What about more money, wouldn’t that help and mean we wouldn’t need to change? Well, look at what happened in Kent since the original inspection in 2019 which triggered an exponential increase in High Needs spending. The underlying problems, which had been accumulating over a number of years prior to 2019, were not addressed but formed very shaky foundations for increased spending. This did not result in any improvement by time the revisit took place in 2022 but created a challenging legacy which we are now addressing. As you all know, if you don’t get the principles and foundations right, it’s not going to work.

Financial modelling shows that if we carried on the previous trajectory of decision-making and spending the deficit would be approaching £700 million by 2027-28. Yes a whopping £700 million deficit for KCC – if you are a Kent resident, take a moment to reflect on the implications of that deficit for you and your family. Is anyone seriously arguing that is a defensible position? So, sweeping under the carpet had to stop and the paradigm, the model, had to change and that is what we are doing. The Safety Valve programme is bringing an additional £140 million into the Kent SEND budget in return for us recalibrating, building a more financially sustainable system and meeting our statutory duty to deliver within budget. If we think back to the last re-visit in September 2022 it was only the rapid changes in leadership and governance that gave the Minister confidence to issue an Improvement Notice in March 2023 rather than to impose a team of external commissioners on KCC who would over-ride any local decision making and impose cuts to all non-statutory services (and we have a lot of those) to make savings.

A common response to Kent’s SEND challenges is to suggest building more special schools. As we are taking a measured approach to change, we are opening new provision to create capacity in the system to help us change. Snowfields ASD Academy will have a new annex opening on the Isle of Sheppey in the next academic year, a new secondary SEMH school will open on the Isle of Sheppey on Wednesday 1 January 2025 and two new PSCN schools have been agreed, one in Swanley and a second in Whitstable. Alongside this, there will also be new SRPs as I mentioned above. However, one of the other challenges we need to address is the current over-reliance on special schools, as Kent places significantly higher proportions of pupils with an EHCP in special schools. This is illustrated by the table below, which also shows the variance by District.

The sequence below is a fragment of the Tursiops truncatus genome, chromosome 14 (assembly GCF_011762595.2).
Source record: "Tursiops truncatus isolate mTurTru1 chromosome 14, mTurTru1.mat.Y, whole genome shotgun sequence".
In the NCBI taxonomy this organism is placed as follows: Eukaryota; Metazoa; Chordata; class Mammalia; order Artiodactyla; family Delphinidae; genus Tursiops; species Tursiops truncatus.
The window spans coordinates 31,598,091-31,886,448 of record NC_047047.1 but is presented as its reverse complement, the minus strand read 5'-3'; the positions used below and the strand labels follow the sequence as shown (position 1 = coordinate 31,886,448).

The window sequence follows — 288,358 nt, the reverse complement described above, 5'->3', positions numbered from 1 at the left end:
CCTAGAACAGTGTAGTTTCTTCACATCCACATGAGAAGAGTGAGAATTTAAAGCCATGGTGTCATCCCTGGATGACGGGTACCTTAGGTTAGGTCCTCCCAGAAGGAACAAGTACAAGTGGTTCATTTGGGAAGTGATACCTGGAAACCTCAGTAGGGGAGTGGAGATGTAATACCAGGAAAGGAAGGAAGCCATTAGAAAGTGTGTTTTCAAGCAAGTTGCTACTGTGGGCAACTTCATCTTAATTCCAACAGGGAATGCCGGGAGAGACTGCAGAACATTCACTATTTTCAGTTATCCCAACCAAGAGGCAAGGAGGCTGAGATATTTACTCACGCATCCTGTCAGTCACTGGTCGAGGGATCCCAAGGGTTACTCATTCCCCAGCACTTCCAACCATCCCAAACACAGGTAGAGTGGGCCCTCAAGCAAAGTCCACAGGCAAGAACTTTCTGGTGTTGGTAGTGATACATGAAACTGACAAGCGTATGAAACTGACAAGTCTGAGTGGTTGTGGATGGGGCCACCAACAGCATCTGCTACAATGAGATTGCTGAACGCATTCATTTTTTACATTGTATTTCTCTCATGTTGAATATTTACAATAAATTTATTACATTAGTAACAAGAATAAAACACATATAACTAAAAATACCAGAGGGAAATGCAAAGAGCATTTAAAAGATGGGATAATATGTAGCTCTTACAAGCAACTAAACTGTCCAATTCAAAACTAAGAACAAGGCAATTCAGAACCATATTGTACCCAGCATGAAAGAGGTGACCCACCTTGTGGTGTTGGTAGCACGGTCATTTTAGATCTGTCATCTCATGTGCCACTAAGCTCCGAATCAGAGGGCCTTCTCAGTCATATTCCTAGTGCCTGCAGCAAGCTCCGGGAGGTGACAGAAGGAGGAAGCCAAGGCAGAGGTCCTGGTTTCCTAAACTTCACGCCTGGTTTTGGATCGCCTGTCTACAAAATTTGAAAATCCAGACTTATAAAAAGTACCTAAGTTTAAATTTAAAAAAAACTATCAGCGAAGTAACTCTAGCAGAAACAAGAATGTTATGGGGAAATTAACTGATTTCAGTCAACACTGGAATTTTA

Kent places significantly higher proportions of pupils with an EHCP in special schools. This is illustrated by the table below, which also shows the variance by District.

This is an issue we aim to address in the longer term as the changes in the education system begin to embed. We all agree that special schools do very positive work and play a unique and vitally important part in the system and a proportion of children and young people do need high levels of adult support and may need support for the rest of their lives. However, for others, being in a context where there are very high numbers of adults, a limited range of peer role models and a restricted curriculum develops and embeds dependency which can inhibit opportunities in adult life and we can see the impact of that in KCCs adult services.

The statutory position is that there is a presumption of a mainstream school place, but more importantly there is an international evidence base of the benefits of an inclusive, mainstream education. These benefits are both social and educational, as well as providing a better preparation for adult life by generally being more effective at promoting independence. Through our work with young people, we know enabling them to develop the knowledge and skills to be more independent is really important for them which is another very important consideration. Special schools play a vital role in the system, which is why we need to make sure the offer is appropriate and matched to meet the needs of children and young people in Kent.